(3) He assisted in the design of a famed commercial airplane; one which was the basis for an iconic aircraft known to all warbird enthusiasts.

    (4) Then he became the chief designer for the company, and headed the team of designers working on a new project. This aircraft was not particularly successful in its original role, but was far more successful in follow on uses. It remained in every day use and production for a long time, for the period.

    (5) He then moved to another, competitor, company. There he worked on a seminal aircraft which was not to see production; but one which was ground breaking in its design.

    (6) He then designed another aircraft. This one, which was initially considered to be too complicated and too filled with innovative ideas, was not put into production. This lead to his being fired by the man “whose name is on the door”; although a simplified version of his design was later put into limited production and considered to be a great aircraft.

    (7) After being abruptly fired, he moved to yet another aircraft manufacturer, where he worked on a collaborative effort between the aircraft manufacturer and an engine company. This work lead him into a famous rivalry with a very well known aerospace designer; a rivalry which would last for many years.

    (8) Although the ground breaking research and design effort in which he was involved (7) was at first troublesome, he eventually discovered a flaw in the wing design. After correcting that, the design worked; as any modern History book will attest.

    (9) After the end of the war in which he gained such exposure, he moved to the United States to work with his main rival. He developed a method of predicting system reliability which today is considered a law in the field.

    (10) He then returned to his home country; working for one of the companies for which he had previously served as a designer. There, he predicted problems with that country’s modifications to a famous fighter aircraft; which was borne out in subsequent years.

    (11) Strangely enough, one of his more famous inventions came about because of his interest in a sport; and an injury he suffered while practicing the sport. He designed new equipment, which is in common use even today; and started a sports equipment company which was a major manufacturer within its field.

    (12) Oddly (To my mind), I can find no record of his having served in WWI; although he was definitely old enough to have done so.

    (13) His life and career literally stretched from the dawn of flight and aerial fighting to the genesis of the space age and its greatest accomplishments.

  20. #9345
    Redback's Avatar
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    Things I leaned chasing this question:

    Kurt Tank and Willi Messerschmidt were born the same year (1898)

    Lancaster designer Roy Chadwick was killed in a crash caused by reversed ailerons

    Still don't have the answer though.

    Terry

  21. #9346

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    Quote Originally Posted by Redback View Post
    Things I leaned chasing this question:

    Kurt Tank and Willi Messerschmidt were born the same year (1898)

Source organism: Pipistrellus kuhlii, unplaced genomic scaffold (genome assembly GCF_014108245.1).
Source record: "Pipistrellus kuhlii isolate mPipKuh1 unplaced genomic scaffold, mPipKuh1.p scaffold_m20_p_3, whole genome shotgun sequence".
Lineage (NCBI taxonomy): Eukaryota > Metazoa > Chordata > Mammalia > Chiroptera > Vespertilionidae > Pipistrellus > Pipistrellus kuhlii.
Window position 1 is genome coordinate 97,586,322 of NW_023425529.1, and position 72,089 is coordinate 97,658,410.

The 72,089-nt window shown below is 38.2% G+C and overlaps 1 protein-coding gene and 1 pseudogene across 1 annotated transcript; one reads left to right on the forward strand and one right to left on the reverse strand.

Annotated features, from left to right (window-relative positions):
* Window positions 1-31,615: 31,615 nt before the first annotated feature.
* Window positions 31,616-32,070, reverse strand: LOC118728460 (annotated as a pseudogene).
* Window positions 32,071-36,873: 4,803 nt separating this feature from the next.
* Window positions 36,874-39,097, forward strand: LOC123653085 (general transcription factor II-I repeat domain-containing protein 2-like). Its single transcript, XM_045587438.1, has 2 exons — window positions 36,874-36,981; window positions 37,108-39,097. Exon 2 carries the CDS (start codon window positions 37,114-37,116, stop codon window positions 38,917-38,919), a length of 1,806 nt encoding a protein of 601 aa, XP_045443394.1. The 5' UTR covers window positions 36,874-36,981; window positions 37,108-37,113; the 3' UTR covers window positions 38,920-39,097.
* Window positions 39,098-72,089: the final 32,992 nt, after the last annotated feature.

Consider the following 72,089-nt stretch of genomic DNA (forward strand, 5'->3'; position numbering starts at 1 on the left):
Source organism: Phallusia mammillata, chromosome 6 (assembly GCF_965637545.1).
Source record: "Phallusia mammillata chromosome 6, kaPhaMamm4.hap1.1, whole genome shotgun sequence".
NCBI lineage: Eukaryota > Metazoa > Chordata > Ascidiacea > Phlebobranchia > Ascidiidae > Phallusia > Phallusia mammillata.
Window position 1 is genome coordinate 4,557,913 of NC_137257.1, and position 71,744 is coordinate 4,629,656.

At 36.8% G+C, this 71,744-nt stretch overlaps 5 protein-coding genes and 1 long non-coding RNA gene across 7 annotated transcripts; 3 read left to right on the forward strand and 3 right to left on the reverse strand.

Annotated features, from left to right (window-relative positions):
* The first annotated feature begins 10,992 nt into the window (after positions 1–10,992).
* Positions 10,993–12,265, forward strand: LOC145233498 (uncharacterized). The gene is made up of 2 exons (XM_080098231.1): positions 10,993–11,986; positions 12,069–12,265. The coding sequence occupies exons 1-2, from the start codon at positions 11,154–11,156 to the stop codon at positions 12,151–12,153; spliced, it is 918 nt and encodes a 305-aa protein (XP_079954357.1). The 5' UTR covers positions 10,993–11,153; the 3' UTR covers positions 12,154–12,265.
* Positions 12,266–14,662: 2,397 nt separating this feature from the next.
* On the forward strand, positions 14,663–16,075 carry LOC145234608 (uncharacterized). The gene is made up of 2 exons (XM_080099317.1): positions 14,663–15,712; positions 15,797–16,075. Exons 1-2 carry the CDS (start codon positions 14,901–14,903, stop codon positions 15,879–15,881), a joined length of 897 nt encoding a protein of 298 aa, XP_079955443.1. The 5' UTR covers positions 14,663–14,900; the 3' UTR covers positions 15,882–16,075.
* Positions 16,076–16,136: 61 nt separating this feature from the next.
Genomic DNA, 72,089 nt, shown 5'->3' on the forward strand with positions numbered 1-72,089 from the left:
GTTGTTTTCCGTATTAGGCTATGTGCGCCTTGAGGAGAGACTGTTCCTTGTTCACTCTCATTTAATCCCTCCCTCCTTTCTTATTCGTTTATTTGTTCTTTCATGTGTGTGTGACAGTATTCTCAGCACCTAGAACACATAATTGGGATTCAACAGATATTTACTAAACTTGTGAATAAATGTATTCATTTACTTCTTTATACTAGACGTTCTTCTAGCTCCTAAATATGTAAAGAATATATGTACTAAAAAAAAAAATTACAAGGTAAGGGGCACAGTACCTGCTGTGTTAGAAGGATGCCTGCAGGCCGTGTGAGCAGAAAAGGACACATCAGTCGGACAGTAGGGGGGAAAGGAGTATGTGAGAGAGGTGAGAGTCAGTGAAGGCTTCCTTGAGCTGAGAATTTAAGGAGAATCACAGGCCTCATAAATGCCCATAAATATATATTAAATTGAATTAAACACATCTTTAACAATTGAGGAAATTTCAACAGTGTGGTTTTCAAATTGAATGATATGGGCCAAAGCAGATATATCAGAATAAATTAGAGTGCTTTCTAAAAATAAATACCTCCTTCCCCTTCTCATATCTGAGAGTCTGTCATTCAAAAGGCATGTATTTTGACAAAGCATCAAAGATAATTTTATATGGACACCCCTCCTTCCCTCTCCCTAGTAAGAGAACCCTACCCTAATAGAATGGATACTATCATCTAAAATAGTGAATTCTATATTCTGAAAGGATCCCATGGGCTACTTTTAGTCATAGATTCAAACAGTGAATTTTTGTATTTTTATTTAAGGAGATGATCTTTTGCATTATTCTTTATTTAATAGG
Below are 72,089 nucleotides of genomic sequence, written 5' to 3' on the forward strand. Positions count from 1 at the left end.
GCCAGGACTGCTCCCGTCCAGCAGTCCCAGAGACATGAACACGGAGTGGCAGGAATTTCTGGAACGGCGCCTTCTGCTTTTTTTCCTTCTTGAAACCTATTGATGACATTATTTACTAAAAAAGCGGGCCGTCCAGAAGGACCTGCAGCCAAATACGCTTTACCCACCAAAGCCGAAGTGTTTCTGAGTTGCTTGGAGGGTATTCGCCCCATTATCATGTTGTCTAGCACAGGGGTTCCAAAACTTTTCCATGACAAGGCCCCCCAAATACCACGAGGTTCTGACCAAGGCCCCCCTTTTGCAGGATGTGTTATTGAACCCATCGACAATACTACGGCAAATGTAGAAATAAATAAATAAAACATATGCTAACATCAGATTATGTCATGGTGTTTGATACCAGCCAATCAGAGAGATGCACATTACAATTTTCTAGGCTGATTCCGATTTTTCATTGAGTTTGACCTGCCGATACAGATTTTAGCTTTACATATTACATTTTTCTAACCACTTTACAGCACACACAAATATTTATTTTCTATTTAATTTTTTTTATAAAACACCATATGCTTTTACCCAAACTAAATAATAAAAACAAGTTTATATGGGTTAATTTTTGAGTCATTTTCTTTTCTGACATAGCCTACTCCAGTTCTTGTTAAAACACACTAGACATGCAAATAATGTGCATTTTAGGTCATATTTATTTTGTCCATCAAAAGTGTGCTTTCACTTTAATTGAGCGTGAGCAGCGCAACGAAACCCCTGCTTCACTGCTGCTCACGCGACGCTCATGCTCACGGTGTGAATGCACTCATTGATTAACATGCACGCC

Lancaster designer Roy Chadwick was killed in a crash caused by reversed ailerons

    Still don't have the answer though.

    Terry

    Redback; you are probably closer to the answer than you think. Keep trying; and here's a late night clue to aid your search. Thanks; Ernie P.


    Question: What famed aviator designer do I describe?

    Clues:

    (1) He began as a world famous pilot; and won or placed highly in several international competitions.

    (2) Then he became an aircraft designer. He began work with a couple of noted aircraft companies, then switched to a newly reconstituted, and famous, company; which already had the services of another pre-eminent designer.

    (3) He assisted in the design of a famed commercial airplane; one which was the basis for an iconic aircraft known to all warbird enthusiasts.

    (4) Then he became the chief designer for the company, and headed the team of designers working on a new project. This aircraft was not particularly successful in its original role, but was far more successful in follow on uses. It remained in every day use and production for a long time, for the period.

    (5) He then moved to another, competitor, company. There he worked on a seminal aircraft which was not to see production; but one which was ground breaking in its design.

    (6) He then designed another aircraft. This one, which was initially considered to be too complicated and too filled with innovative ideas, was not put into production. This lead to his being fired by the man “whose name is on the door”; although a simplified version of his design was later put into limited production and considered to be a great aircraft.

    (7) After being abruptly fired, he moved to yet another aircraft manufacturer, where he worked on a collaborative effort between the aircraft manufacturer and an engine company. This work lead him into a famous rivalry with a very well known aerospace designer; a rivalry which would last for many years.

    (8) Although the ground breaking research and design effort in which he was involved (7) was at first troublesome, he eventually discovered a flaw in the wing design. After correcting that, the design worked; as any modern History book will attest.

    (9) After the end of the war in which he gained such exposure, he moved to the United States to work with his main rival. He developed a method of predicting system reliability which today is considered a law in the field.

    (10) He then returned to his home country; working for one of the companies for which he had previously served as a designer. There, he predicted problems with that country’s modifications to a famous fighter aircraft; which was borne out in subsequent years.